Starratt Road Christian Church has been around 21 years.  If the church was a person, then the person would be in either their junior or senior year of college on the verge of graduating and moving into the real world and getting a job.  Beginning to make a difference in the world we live in.  As a church we have constantly been moving and changing. There is no reason for us as church to stop moving forward, stop changing and stop being relevant to the community we live in.  This is the same call that all Christians have on their heart… or they should.  Are we going to change the world around us?  Are we going to let God move us forward to be used by him?

The key to being used by God is to be covered in his grace and live changed because of it.  This is the key to making a difference around us… knowing where we have come from and how God has changed us.

What does the dictionary say about grace?

i.      1 a : unmerited divine assistance given humans for their regeneration or sanctification b : a virtue coming from God c : a state of sanctification enjoyed through divine grace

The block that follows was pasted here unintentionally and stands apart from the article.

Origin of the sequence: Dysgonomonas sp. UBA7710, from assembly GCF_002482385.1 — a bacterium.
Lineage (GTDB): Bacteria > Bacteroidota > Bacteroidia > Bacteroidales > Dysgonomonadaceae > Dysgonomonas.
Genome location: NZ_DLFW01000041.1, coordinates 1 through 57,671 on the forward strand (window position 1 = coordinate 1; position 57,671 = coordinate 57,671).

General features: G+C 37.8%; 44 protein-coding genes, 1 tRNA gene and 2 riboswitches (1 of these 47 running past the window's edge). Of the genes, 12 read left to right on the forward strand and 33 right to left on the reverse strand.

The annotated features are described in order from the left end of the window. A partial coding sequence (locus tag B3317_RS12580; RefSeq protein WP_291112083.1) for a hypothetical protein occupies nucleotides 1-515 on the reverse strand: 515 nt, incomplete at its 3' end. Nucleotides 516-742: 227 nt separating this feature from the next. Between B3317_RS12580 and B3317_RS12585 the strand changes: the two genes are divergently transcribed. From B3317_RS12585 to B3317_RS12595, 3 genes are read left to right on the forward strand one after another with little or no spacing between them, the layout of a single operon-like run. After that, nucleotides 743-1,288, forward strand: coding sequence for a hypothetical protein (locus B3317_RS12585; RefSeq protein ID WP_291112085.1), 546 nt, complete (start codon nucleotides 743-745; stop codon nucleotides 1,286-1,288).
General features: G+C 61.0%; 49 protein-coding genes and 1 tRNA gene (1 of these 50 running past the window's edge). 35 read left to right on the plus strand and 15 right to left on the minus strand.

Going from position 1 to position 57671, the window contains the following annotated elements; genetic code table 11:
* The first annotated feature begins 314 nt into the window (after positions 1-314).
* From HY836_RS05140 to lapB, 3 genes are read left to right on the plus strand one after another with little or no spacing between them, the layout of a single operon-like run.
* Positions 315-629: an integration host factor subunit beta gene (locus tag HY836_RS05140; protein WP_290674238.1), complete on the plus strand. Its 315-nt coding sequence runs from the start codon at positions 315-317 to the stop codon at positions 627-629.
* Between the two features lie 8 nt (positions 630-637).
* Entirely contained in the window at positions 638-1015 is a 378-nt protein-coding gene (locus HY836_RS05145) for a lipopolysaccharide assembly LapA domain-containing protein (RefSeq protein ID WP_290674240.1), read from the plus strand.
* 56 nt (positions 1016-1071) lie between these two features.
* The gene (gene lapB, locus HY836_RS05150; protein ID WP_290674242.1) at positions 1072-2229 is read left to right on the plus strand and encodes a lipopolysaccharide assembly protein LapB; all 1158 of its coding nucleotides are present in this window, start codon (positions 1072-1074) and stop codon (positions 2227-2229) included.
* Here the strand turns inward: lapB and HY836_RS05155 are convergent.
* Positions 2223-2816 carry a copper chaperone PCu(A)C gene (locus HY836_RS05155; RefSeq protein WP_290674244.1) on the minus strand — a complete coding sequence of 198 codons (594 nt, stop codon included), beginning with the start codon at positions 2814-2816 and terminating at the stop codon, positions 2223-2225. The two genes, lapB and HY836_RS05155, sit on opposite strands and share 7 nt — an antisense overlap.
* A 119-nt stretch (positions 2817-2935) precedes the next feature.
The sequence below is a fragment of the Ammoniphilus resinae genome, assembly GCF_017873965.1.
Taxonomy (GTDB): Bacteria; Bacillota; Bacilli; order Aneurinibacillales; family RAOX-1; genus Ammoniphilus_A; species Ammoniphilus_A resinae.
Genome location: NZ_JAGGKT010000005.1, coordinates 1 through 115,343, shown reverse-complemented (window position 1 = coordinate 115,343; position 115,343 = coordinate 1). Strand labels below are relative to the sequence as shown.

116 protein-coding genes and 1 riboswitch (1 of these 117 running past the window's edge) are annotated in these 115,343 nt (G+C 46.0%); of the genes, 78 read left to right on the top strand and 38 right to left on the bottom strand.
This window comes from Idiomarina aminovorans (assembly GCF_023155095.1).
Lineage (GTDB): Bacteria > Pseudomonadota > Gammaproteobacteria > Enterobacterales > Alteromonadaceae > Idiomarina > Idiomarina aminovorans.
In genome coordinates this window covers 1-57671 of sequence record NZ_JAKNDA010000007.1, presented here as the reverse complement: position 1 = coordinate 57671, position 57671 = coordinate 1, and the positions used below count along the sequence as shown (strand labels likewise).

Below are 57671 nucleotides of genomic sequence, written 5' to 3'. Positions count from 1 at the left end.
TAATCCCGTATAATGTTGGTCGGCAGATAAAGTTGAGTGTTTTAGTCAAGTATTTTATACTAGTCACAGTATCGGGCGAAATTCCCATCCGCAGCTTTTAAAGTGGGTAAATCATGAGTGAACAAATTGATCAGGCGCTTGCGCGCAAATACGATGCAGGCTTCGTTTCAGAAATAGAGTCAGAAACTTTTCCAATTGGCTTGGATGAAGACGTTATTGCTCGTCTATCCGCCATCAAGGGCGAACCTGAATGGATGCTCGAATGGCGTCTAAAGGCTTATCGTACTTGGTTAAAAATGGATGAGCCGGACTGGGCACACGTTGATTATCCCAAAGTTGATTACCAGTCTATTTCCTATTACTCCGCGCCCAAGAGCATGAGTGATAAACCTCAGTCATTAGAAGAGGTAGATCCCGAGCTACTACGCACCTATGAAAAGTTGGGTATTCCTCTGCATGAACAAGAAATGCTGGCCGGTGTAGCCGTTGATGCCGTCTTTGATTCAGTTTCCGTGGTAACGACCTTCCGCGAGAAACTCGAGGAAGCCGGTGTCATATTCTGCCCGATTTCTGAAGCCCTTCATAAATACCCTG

ii.      2 a : approval, favor <stayed in his good graces> b archaic : mercy, pardon c : a special favor : privilege <each in his place, by right, not grace, shall rule his heritage — Rudyard Kipling> d : disposition to or an act or instance of kindness, courtesy, or clemency e : a temporary exemption : reprieve

iii.      3 a : a charming or attractive trait or characteristic b : a pleasing appearance or effect : charm <all the grace of youth — John Buchan> c : ease and suppleness of movement or bearing

iv.      4—used as a title of address or reference for a duke, a duchess, or an archbishop

v.      5 : a short prayer at a meal asking a blessing or giving thanks